Australia’s economy contracts ending a three decade bull run

GDP fell 0.3 per cent from the final three months of 2019, the first quarterly drop since 2011

epa08461836 Australian Federal Treasurer Josh Frydenberg speaks to the media during a press conference regarding the nations Gross Domestic Product (GDP), at Parliament House in Canberra, Australia, 03 June 2020. The Australian Gross Domestic Product (GDP) fell 0.3 percent in the March 2020 quarter.  EPA/LUKAS COCH AUSTRALIA AND NEW ZEALAND OUT
Powered by automated translation

Australia’s economy contracted in the first three months of the year, setting up an end to a nearly 29-year run without a recession as an even deeper slowdown looms for the current quarter.

Gross domestic product fell 0.3 per cent from the final three months of 2019, the first quarterly drop since 2011, brought down by a collapse in household spending, statistics bureau data showed in Sydney on Wednesday. Economists had forecast a 0.4 per cent drop. From a year earlier, the economy expanded 1.4 per cent, matching estimates.

The Australian dollar edged a little lower after the release, and traded at $0.69 at 7.06am UAE time.

The result sets up an end to Australia’s record run of avoiding two consecutive quarters of shrinking GDP, having dodged recessions during the 1997 Asian Financial Crisis, the dot-com bubble and the 2008 global financial crisis. The current quarter will see a deep contraction, with almost 600,000 jobs lost in April alone and much of the economy in lockdown to contain the coronavirus.

Treasurer Josh Frydenberg, speaking after the release, accepted this fate when asked directly whether the economy is now in recession.

“The answer to that is yes,” he said. “That is on the basis of the advice that I have from the Treasury Department about where the June quarter is expected to be.”

Fiscal and monetary policy have been introduced to rebuild the economy. The Reserve Bank of Australia has taken the cash rate near zero and lowered the cost of borrowing with its 0.25 per cent bond yield target. The government has injected tens of billions of dollars into the economy to help tide businesses and households through the lockdown.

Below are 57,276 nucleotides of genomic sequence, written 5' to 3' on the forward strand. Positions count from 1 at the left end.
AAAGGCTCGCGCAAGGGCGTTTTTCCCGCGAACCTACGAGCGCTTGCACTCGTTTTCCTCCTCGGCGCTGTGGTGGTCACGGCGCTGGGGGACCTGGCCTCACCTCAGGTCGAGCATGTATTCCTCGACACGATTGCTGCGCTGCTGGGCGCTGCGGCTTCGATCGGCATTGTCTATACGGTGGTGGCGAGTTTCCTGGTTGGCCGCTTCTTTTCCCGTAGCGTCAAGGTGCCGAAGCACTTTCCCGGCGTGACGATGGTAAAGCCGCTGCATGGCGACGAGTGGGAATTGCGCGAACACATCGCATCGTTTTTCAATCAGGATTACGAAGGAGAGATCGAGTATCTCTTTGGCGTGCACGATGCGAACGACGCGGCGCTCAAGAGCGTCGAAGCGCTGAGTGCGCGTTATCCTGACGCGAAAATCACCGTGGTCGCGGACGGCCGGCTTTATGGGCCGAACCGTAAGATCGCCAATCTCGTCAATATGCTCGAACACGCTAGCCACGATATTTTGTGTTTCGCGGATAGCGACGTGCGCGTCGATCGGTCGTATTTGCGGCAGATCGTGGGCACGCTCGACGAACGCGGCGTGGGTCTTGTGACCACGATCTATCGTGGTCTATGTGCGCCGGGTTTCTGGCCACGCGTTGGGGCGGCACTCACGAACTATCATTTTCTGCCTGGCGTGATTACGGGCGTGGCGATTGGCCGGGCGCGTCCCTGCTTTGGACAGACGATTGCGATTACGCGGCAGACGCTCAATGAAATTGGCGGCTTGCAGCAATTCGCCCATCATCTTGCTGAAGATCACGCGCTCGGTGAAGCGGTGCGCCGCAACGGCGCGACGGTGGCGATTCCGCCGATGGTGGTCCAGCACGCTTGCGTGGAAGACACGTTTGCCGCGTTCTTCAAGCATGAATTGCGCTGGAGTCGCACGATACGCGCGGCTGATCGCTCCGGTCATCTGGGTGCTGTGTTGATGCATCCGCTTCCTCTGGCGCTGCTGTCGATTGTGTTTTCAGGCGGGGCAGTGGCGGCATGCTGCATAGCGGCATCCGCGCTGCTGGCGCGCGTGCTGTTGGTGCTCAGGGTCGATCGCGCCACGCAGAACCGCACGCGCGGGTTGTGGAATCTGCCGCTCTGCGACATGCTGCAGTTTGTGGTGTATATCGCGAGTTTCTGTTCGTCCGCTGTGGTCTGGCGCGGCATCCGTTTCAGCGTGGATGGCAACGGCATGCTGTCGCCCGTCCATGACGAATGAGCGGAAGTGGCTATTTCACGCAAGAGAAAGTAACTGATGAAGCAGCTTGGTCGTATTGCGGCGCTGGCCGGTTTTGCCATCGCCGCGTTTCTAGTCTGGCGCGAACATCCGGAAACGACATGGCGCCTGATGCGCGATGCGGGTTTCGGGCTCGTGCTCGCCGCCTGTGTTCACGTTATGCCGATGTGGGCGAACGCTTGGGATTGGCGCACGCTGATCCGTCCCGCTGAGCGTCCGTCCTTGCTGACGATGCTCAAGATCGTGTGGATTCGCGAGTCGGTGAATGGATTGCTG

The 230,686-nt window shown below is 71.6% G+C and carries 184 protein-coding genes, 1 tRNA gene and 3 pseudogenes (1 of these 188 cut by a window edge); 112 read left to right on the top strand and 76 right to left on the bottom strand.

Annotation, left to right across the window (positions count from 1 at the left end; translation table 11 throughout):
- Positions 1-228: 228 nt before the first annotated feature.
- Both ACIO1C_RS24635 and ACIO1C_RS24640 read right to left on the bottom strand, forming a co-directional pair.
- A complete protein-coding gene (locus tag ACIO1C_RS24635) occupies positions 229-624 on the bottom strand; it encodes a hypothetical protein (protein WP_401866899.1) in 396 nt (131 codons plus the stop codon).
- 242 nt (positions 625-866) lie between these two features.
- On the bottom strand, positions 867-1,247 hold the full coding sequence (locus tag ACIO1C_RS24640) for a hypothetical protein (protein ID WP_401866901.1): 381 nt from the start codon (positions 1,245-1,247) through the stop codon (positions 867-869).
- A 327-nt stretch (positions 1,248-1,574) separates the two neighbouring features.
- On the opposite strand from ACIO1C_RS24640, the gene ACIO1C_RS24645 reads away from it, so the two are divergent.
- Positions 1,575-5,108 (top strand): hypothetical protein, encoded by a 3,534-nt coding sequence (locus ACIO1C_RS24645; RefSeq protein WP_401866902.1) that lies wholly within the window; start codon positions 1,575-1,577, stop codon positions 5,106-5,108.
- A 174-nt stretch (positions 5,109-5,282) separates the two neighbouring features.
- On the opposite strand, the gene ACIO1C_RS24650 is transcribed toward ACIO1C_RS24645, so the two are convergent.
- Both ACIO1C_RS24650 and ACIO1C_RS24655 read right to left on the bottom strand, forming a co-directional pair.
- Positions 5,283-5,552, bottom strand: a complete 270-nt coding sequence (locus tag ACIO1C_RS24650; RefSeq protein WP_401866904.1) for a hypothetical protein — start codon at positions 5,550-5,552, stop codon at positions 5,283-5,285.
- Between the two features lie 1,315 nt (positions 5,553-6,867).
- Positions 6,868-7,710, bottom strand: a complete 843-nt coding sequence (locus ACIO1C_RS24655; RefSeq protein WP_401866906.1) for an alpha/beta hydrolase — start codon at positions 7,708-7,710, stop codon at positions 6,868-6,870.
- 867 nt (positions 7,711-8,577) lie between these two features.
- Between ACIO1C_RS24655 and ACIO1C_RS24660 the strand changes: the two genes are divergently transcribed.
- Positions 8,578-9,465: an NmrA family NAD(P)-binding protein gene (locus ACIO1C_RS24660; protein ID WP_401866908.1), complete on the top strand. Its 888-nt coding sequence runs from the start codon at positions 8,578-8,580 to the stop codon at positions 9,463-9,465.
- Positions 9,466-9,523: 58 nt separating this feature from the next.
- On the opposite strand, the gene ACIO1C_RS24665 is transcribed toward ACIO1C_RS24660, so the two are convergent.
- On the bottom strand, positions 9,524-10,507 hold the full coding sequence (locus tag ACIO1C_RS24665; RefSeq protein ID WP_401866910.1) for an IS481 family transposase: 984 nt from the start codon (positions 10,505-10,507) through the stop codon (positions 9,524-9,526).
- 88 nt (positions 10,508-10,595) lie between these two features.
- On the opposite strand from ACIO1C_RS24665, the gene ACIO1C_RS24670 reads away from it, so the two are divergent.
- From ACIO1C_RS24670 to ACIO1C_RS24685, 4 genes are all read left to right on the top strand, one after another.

With the containment of the health crisis allowing activity to resume, the critical question is how quickly businesses can get back on their feet, workers regain employment and households resume spending.

“Growth should resume in the September quarter, but the impact of Covid-19 will surely cast a long and lingering shadow over the global economy and Australia’s recovery,” said Callam Pickering, an economist at global jobs website Indeed, who previously worked at the central bank. “Continued support from fiscal and monetary policy will be necessary throughout 2020 and beyond.”

Today’s report showed household spending tumbled 1.1 per cent, shaving 0.6 percentage points off GDP, driven by a 2.4 per cent drop in services expenditure. Restrictions particularity affected spending on travel, hotels, cafes and restaurants

Government spending jumped 1.8 per cent, adding 0.3 percentage points. Payments to provide support during the pandemic are expected to rise in the current quarter

The savings ratio advanced to 5.5 per cent from a downwardly revised 3.5 per cent in the fourth quarter

House building fell 1.7 per cent, reflecting continued weakness in approvals and non-mining business investment fell 1.7 per cent, while mining investment rose 3.6 per cent as miners invest in new technologies and automation.

Rising commodity prices are boosting miners’ profitability, with the terms of trade 2.9 per cent higher in the first three months of 2020, pushing the current account surplus to a record A$8.4 billion (Dh21.4bn). Yet, miners will be keeping a watchful eye on the nation’s currency, which has surged almost 20 per cent in the past two-and-a-half months.